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Saturday, November 14, 2009

Groovy Goodness: Run Code at a Specified Time

In Groovy we can use the method runAfter() to run a closure after a specified delay in milliseconds. This method is added by Groovy GDK to the Timer class.

// File: timer.groovy
def timer = new Timer()
def task = timer.runAfter(10000) {
    println "Actually executed at ${new Date()}."
}
println "Current date is ${new Date()}. Task is executed at ${new Date(task.scheduledExecutionTime())}."

If we run this script we get the following output (of course depending on the time the script is executed):

$ groovy timer.groovy
Current date is Thu Nov 12 6:51:41 CET 2009. Task is executed at Thu Nov 12 6:51:51 CET 2009.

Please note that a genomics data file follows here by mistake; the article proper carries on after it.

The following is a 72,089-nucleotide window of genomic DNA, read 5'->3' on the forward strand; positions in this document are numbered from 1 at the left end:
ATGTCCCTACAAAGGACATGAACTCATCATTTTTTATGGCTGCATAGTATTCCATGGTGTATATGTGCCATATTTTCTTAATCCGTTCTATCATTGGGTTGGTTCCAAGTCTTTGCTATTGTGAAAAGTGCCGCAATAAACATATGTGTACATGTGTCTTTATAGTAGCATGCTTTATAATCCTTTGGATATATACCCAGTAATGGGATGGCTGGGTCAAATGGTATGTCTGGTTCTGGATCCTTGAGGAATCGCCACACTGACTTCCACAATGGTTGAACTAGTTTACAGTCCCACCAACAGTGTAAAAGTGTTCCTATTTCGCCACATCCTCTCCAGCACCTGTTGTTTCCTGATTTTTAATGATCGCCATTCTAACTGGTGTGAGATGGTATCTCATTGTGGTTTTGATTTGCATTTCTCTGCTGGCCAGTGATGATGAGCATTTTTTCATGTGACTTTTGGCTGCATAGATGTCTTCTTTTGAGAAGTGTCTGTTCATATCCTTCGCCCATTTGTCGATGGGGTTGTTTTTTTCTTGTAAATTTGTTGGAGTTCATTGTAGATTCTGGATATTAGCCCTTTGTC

Actually executed at Thu Nov 12 6:51:51 CET 2009.

As a bonus we add a runEvery() method to the Timer class with categories:

// File: newtimer.groovy
class GroovyTimerTask extends TimerTask {
    Closure closure
    void run() {
        closure()
    }
}

class TimerMethods {
    static TimerTask runEvery(Timer timer, long delay, long period, Closure codeToRun) {
        TimerTask task = new GroovyTimerTask(closure: codeToRun)
        timer.schedule task, delay, period
        task
    }
}

use (TimerMethods) {
    def timer = new Timer()
    def task = timer.runEvery(1000, 5000) {
        println "Task executed at ${new Date()}."
    }
    println "Current date is ${new Date()}."
}
$ groovy newtimer.groovy
Current date is Thu Nov 12 7:03:29 CET 2009.
Task executed at Thu Nov 12 7:03:30 CET 2009.
Task executed at Thu Nov 12 7:03:35 CET 2009.
Task executed at Thu Nov 12 7:03:40 CET 2009.
Task executed at Thu Nov 12 7:03:45 CET 2009.
Task executed at Thu Nov 12 7:03:50 CET 2009.
...

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